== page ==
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What followed was a string of box office bombs in the ’80s, but nothing could have prepared audiences for Robin Williams’ extremely schmalzy children’s film, Jack. The film is about a young boy who ages four times faster than normal. The film does not have any of the director’s hallmarks, and it is more of a Williams film than a Coppola film.

8 Fantastic Mr. Fox (2009)

Mr Fox growling in front of the camera in Fantastic Mr Fox

Wes Anderson films have always had a charming fantasy about them. Their symmetrical and colorful appearance might even make some believe that movies like Rushmore and Rocket in bottle were made for children. But despite their coming-of-age themes, idiosyncratic films score highly at R.

However, in 2009, Wes Anderson adapted Roald Dahl’s novel Fantastic Mr. Fox, and it’s a perfect blend of Anderson’s style and a faithful adaptation of the source material. Tim Burton almost done Fantastic Mr. Fox, which is interesting because the styles of the two directors are very different – although both have a strong visual bent.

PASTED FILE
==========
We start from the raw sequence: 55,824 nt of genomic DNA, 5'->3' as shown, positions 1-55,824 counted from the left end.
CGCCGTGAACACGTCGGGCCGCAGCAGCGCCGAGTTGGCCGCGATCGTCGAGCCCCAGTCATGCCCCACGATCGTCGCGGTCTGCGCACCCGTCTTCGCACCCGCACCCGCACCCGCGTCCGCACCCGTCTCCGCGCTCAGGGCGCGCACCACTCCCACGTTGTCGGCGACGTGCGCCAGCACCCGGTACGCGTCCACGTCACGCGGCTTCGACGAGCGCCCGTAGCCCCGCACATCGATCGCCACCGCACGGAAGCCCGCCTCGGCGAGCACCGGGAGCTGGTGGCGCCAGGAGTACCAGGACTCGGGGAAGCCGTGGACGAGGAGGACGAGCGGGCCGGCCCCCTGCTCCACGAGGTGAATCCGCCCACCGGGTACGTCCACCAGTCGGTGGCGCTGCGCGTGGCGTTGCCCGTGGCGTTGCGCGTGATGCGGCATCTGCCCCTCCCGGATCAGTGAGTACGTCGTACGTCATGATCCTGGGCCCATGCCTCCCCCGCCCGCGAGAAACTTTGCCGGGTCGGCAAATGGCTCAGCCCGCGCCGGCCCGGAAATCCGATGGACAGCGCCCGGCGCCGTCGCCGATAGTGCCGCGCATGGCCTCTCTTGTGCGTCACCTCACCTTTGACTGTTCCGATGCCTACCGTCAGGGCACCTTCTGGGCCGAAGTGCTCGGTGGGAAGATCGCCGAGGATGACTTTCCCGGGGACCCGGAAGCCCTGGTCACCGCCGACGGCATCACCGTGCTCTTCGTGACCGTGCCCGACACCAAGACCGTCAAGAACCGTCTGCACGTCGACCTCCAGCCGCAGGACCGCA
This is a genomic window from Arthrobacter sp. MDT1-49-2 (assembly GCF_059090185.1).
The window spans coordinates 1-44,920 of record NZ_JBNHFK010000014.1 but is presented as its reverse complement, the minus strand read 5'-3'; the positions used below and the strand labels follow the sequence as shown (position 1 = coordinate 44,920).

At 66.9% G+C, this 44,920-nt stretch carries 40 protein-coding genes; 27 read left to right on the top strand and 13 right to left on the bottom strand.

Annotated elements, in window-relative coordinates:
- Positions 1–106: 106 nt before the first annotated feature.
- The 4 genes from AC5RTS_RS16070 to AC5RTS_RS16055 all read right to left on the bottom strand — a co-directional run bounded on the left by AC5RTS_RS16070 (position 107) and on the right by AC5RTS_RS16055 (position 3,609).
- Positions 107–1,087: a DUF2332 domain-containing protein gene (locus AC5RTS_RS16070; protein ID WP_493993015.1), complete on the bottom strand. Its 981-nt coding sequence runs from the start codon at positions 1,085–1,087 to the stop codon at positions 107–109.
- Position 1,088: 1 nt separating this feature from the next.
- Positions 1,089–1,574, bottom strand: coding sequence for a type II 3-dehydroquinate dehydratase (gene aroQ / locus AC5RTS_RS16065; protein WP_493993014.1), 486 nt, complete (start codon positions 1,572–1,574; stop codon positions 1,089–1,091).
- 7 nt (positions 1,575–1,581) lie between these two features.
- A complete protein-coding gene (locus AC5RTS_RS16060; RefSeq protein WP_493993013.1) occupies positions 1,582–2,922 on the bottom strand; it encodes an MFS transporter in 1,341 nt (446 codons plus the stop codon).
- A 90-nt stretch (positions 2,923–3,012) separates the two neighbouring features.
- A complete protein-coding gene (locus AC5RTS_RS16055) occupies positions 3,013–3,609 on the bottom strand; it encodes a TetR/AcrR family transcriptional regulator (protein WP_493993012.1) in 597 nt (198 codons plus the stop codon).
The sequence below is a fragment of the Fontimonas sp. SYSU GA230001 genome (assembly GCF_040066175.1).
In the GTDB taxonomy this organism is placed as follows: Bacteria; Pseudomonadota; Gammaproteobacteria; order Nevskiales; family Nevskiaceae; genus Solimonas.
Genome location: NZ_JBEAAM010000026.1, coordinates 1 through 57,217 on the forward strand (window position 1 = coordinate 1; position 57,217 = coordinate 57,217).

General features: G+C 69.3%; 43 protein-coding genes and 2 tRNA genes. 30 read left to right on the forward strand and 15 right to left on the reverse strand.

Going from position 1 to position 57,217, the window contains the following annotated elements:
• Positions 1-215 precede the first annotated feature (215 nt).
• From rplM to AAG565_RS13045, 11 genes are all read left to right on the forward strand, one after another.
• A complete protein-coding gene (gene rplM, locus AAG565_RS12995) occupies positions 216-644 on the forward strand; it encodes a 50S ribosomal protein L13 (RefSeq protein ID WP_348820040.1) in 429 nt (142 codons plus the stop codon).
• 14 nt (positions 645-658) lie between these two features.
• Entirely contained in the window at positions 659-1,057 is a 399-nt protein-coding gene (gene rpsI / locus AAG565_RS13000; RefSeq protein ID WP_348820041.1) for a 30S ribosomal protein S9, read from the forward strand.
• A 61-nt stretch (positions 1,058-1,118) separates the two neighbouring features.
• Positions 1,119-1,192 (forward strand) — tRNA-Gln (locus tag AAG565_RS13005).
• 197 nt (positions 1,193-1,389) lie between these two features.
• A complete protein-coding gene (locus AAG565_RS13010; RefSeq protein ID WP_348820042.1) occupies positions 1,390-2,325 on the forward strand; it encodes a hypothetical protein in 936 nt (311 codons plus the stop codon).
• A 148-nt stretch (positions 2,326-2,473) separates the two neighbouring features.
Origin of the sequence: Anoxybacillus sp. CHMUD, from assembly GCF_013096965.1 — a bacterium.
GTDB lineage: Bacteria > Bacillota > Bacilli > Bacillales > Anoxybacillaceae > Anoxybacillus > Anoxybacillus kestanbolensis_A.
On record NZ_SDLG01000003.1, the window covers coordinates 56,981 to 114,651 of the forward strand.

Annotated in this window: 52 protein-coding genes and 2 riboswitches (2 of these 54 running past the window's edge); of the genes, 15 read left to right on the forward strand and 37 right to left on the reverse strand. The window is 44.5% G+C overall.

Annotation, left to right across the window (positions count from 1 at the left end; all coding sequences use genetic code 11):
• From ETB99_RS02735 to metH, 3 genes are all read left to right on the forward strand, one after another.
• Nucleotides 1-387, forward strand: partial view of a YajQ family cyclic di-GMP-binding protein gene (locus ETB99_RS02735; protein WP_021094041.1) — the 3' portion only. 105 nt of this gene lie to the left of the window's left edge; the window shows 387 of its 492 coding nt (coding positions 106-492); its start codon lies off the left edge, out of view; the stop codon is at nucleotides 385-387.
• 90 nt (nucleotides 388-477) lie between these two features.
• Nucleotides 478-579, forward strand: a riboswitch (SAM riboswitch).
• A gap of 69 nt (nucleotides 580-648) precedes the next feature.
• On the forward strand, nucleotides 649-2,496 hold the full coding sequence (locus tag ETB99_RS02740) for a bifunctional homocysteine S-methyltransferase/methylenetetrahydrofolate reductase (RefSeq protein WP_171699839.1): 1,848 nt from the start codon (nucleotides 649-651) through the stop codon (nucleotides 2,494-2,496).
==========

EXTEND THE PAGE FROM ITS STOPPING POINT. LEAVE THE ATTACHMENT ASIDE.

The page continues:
7 School of Rock (2003)

Dewey plays drums with the school band at School of Rock

Slacker movies about stoners in the 70s like Dazed and confused to extraordinarily unique science fiction films like A Darkly Scanner, director Richard Linklater is a jack of all trades. And in 2003, he abandoned adult concepts for a musical starring mostly children with Jack Black. Rock school follows a lazy rocker who inadvertently becomes a teacher in a prestigious school, to found a group with his class.

While it has a completely different tone to his other films and caters to a much younger audience, it still looks a lot like the director’s other films thematically. This is one of the best fish out of water movies, it follows ordinary characters in their daily lives, and just like Dazed and confused, it’s basically a coming-of-age movie.

6 Where Are the Wild Things (2008)

Max and Wild Thing walk together at sunset in Where The Wild Things Are